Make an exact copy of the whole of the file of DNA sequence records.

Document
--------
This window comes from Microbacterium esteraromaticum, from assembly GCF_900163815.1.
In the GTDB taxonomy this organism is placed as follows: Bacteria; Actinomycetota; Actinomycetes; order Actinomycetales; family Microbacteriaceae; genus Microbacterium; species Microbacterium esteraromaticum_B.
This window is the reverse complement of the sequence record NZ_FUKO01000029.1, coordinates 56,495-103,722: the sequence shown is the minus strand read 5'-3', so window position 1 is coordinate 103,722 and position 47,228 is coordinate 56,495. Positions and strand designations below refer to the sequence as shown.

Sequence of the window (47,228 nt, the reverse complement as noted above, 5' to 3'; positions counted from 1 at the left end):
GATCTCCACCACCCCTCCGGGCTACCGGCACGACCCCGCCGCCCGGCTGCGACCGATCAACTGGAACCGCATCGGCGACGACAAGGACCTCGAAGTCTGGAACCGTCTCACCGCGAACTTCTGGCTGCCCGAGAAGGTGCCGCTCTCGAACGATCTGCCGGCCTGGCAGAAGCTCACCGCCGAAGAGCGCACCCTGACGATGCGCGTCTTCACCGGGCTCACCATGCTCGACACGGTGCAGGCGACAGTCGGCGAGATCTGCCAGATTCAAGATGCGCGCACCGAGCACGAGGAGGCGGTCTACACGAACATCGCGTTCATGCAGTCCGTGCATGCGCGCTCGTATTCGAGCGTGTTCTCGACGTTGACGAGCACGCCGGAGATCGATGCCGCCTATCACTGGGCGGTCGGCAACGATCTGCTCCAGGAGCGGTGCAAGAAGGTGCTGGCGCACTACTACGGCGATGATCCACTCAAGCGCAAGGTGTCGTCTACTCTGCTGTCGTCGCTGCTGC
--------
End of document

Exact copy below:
This window comes from Microbacterium esteraromaticum, from assembly GCF_900163815.1.
In the GTDB taxonomy this organism is placed as follows: Bacteria; Actinomycetota; Actinomycetes; order Actinomycetales; family Microbacteriaceae; genus Microbacterium; species Microbacterium esteraromaticum_B.
This window is the reverse complement of the sequence record NZ_FUKO01000029.1, coordinates 56,495-103,722: the sequence shown is the minus strand read 5'-3', so window position 1 is coordinate 103,722 and position 47,228 is coordinate 56,495. Positions and strand designations below refer to the sequence as shown.

Sequence of the window (47,228 nt, the reverse complement as noted above, 5' to 3'; positions counted from 1 at the left end):
GATCTCCACCACCCCTCCGGGCTACCGGCACGACCCCGCCGCCCGGCTGCGACCGATCAACTGGAACCGCATCGGCGACGACAAGGACCTCGAAGTCTGGAACCGTCTCACCGCGAACTTCTGGCTGCCCGAGAAGGTGCCGCTCTCGAACGATCTGCCGGCCTGGCAGAAGCTCACCGCCGAAGAGCGCACCCTGACGATGCGCGTCTTCACCGGGCTCACCATGCTCGACACGGTGCAGGCGACAGTCGGCGAGATCTGCCAGATTCAAGATGCGCGCACCGAGCACGAGGAGGCGGTCTACACGAACATCGCGTTCATGCAGTCCGTGCATGCGCGCTCGTATTCGAGCGTGTTCTCGACGTTGACGAGCACGCCGGAGATCGATGCCGCCTATCACTGGGCGGTCGGCAACGATCTGCTCCAGGAGCGGTGCAAGAAGGTGCTGGCGCACTACTACGGCGATGATCCACTCAAGCGCAAGGTGTCGTCTACTCTGCTGTCGTCGCTGCTGC